Syracuse (WSYR-TV) -- Congressional leaders say negotiations to avoid the “fiscal cliff” this January are still stalled. Even if a deal is passed soon, time is needed to draft a bill and get it through the House and Senate, and then on to the President.
Many are left wondering how the “fiscal cliff” will affect their paycheck.
Some of the ideas being tossed around include:
- It will eliminate the 10 percent tax bracket -- and replace it with a 15-percent flat rate. For somebody making $50,000 to $70,000, that's more than a $1,000 increase.
- The child tax credit will be cut in half, from $1,000 to $500 dollars
- You'll pay 2 percent more on your social security tax - which adds up to $1,400 a year for a person or couple with $70,000 in income.
- Unemployment insurance from federal extension programs will stop suddenly for those who have exhausted the 26 weeks of state benefits.
Government agencies also stand to lose substantial funding. For example, the New York State School Boards Association estimates school districts could lose money for students living in poverty and educational programs for students with disabilities.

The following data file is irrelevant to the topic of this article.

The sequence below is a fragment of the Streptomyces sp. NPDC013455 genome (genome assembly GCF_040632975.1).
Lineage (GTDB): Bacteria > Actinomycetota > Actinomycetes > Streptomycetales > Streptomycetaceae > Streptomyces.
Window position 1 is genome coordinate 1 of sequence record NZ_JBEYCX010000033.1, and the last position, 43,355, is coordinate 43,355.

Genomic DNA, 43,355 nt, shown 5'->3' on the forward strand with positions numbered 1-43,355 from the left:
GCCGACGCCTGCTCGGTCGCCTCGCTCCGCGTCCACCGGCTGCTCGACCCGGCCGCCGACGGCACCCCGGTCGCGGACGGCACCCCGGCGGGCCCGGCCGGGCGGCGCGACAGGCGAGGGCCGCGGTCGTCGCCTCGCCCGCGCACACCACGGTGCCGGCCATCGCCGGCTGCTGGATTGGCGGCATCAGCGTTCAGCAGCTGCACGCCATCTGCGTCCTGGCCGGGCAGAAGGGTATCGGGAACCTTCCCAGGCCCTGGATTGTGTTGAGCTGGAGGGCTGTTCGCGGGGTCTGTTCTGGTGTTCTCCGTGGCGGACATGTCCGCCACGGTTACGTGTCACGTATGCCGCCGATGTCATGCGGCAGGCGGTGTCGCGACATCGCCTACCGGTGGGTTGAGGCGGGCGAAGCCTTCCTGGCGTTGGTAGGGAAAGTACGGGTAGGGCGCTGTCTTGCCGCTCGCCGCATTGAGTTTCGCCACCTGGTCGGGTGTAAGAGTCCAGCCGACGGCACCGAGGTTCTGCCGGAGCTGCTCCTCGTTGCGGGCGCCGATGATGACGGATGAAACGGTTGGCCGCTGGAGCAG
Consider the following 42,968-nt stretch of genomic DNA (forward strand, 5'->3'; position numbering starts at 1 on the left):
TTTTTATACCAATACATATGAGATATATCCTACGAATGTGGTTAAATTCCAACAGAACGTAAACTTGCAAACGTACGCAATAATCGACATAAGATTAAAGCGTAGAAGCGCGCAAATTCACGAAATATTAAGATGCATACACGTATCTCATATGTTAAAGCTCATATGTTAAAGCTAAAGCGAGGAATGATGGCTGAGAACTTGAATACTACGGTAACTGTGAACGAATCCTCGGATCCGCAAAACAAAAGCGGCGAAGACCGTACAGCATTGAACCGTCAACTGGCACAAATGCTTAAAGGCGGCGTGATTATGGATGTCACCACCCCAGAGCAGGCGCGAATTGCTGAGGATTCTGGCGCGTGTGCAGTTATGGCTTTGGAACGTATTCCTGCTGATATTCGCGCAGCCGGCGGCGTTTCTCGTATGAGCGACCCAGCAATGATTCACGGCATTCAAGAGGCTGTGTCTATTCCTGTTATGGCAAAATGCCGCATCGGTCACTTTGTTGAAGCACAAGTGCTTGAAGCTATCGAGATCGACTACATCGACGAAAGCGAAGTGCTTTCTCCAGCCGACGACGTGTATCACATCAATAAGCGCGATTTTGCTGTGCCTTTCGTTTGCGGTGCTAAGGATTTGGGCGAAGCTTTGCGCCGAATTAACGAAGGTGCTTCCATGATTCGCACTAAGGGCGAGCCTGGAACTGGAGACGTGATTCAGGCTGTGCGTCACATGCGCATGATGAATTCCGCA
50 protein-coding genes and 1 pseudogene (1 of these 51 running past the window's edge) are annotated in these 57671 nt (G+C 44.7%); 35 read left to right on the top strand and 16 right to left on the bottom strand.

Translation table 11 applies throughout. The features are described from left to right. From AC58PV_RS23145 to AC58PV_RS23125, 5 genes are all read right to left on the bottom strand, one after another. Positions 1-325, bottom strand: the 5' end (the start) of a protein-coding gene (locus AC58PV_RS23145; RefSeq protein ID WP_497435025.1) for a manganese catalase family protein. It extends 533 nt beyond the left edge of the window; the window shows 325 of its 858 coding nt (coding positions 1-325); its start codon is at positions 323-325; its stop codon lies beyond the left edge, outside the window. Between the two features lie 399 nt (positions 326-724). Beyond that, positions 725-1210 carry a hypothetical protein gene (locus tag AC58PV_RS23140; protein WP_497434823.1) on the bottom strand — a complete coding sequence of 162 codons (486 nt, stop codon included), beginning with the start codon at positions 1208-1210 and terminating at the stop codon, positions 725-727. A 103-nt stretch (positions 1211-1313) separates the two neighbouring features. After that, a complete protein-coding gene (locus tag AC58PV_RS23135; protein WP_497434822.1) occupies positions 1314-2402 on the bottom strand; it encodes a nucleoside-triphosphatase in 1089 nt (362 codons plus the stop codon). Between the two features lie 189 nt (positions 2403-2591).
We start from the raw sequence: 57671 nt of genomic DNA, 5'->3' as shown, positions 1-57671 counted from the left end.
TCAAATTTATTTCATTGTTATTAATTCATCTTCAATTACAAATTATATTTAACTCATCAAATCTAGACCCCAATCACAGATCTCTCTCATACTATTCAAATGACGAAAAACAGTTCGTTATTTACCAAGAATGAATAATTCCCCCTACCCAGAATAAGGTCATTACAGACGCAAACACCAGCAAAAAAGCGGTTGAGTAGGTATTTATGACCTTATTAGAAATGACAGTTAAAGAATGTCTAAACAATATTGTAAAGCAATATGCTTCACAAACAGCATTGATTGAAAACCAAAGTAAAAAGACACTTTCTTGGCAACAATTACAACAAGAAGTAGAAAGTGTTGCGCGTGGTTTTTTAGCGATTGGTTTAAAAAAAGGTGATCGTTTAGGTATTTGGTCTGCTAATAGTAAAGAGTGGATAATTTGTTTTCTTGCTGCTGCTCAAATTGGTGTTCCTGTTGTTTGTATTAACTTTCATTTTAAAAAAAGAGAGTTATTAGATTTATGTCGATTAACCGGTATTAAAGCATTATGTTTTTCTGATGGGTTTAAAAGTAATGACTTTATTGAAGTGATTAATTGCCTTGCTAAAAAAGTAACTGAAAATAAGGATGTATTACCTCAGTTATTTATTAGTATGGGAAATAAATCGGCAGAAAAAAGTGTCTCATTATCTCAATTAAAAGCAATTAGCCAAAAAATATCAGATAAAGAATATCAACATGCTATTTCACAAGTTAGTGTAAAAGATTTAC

For the Syracuse City School District, it would be a $1.6-million cut for the 2013-14 school year.
Most people NewsChannel 9 talked to know more about the ongoing fight in Congress, rather than the possible changes.
“I really don't know what's going to happen to my paycheck, but I think that if they don't make a deal they'll continue to blame the other side. You know how it goes,” said one person we spoke to.
Others said they’ve never even heard of the “fiscal cliff” or said they don’t think it’s significant.
But for those who have strongly considered the impact on their paycheck, it’s worrisome.
Nancy Brame said, “The social security, the two percent there, I think that’s a big hit to my paycheck.”
Karry Tarolli said, “I anticipate my taxes will go up…then I’ll see less money in my January paycheck.”
“I will probably suffer and unfortunately, many people will. That’s the terrible thing,” said Bobby Budd.